Tiger of the Week: Karin Sigloch *08

Last month, when geophysicist Karin Sigloch *08 and co-author Mitchell Mihalynuk published a Nature paper offering a new explanation for the formation of the North American Cordillera, the large collection of mountain chains that stretches from Alaska to Mexico, peers hailed the work as “momentous” and “a mini-revolution.”

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Karin Sigloch *08 (Photo: Courtesy Karin Sigloch)

Sigloch was grateful for the response — and she understood the reaction. She told PAW that the research gave her a “feeling of surprise and wonder” when she and Mihalynuk were combining findings from geophysics and geology to re-envision how the western part of the continent formed. “A huge archipelago of volcanic islands rose from the proto-Pacific in our mind’s eye, and we pictured North America bulldozing over it during the age of the dinosaurs,” Sigloch said in an email.

Earlier interpretations had suggested that the mountain belt was formed “by relatively insignificant events,” Sigloch said, with small pieces of oceanic crust being delivered to the west coast as if they were on a conveyor belt. But that didn’t explain the geological diversity of the crust in the region.

Sigloch and Mihalynuk assert that the mountains came from larger formations: offshore island arcs similar to modern-day Japan and the Philippines. When North America drifted westward between 150 and 50 million years ago, the continent overrode these “micro-continents” and built up the Cordillera.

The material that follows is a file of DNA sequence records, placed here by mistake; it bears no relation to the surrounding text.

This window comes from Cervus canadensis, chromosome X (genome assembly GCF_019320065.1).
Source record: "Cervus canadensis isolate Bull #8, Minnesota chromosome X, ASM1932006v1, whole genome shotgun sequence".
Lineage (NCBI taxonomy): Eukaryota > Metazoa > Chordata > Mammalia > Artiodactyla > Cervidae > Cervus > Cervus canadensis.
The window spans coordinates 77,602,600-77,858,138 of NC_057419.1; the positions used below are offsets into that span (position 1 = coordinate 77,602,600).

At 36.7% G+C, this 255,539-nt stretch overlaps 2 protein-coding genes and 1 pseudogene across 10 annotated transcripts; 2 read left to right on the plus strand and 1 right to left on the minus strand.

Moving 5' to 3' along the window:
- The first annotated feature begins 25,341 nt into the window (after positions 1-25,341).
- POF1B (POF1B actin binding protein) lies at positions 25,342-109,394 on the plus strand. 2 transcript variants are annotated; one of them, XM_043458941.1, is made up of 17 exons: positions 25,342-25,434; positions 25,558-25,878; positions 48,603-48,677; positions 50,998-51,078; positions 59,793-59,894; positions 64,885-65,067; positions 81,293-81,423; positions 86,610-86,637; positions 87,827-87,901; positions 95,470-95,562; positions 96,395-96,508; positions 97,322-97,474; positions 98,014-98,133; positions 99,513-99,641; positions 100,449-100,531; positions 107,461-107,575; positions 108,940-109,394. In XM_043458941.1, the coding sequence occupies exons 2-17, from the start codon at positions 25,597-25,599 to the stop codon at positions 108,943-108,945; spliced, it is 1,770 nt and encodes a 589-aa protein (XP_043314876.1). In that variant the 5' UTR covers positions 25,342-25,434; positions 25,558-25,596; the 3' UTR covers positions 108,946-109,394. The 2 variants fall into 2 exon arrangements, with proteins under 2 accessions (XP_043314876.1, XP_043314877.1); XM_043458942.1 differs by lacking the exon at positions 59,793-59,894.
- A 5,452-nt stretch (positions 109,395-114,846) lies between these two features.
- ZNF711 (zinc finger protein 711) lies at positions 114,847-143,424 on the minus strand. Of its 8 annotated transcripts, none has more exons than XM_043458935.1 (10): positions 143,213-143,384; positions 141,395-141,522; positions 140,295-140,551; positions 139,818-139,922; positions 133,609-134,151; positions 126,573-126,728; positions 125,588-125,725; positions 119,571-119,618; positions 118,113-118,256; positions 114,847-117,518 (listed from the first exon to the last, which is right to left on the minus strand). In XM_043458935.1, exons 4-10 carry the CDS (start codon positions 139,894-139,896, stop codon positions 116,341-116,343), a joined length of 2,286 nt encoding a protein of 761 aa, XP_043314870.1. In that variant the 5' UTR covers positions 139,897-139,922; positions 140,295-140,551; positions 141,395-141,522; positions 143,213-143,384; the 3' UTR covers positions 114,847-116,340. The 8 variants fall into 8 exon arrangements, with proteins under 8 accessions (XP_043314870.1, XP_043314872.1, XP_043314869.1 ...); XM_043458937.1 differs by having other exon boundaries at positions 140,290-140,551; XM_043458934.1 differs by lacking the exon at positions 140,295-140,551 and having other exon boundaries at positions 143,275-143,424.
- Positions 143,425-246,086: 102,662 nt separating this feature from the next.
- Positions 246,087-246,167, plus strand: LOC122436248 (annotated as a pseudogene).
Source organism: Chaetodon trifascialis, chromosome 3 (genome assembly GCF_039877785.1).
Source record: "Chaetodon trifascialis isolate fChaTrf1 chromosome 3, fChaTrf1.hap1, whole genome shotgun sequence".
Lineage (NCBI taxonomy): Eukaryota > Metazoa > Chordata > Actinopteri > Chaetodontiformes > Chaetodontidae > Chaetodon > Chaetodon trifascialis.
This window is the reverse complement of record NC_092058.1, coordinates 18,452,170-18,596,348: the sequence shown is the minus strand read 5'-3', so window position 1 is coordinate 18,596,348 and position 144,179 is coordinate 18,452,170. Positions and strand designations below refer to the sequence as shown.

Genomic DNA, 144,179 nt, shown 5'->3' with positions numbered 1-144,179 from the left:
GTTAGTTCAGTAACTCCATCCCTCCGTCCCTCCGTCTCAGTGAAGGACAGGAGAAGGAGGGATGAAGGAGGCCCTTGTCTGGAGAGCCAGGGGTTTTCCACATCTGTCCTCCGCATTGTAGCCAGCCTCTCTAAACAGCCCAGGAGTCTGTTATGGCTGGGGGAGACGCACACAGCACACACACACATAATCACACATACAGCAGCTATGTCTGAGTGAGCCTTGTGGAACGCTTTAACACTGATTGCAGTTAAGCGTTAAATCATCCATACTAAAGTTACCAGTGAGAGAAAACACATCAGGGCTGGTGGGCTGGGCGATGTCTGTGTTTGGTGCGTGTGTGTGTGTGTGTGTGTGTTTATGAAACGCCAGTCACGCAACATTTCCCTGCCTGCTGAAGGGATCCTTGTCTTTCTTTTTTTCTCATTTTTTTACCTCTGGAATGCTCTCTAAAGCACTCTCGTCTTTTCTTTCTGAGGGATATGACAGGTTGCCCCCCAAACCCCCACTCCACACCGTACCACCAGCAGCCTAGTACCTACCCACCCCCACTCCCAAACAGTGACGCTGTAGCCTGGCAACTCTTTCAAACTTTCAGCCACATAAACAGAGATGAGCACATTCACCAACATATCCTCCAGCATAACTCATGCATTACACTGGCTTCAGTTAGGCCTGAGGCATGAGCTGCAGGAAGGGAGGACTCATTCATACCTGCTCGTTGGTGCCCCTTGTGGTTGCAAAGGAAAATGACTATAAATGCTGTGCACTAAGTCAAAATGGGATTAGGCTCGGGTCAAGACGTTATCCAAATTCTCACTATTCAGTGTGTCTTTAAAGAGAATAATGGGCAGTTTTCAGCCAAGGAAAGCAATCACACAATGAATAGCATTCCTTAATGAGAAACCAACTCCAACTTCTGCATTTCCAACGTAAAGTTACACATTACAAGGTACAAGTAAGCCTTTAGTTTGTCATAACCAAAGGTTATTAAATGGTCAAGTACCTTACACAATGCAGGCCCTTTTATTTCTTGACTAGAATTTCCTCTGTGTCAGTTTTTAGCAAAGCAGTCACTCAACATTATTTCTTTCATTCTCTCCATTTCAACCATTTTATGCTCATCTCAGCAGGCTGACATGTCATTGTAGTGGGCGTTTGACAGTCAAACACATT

Sigloch’s Ph.D. work at Princeton played a key role in the Nature paper. She had developed a method for creating 3-dimensional images of the earth’s deep interior, “using waves generated by naturally occurring earthquakes,” and tested it on data from USArray, a network of seismological sensors. In the process, she discovered that the oceanic plate sinking back into the mantle under the Pacific Northwest does not connect to deeper fragments of ancient ocean crust — a detail that did not mesh with the standard hypothesis for the formation of the western part of the continent.

Sigloch now teaches at the University of Munich and has fond memories of her graduate school experience. “The Princeton community of colleagues, mentors, and friends is very special to me,” she said. “I grew at Princeton — it’s part of me now.”

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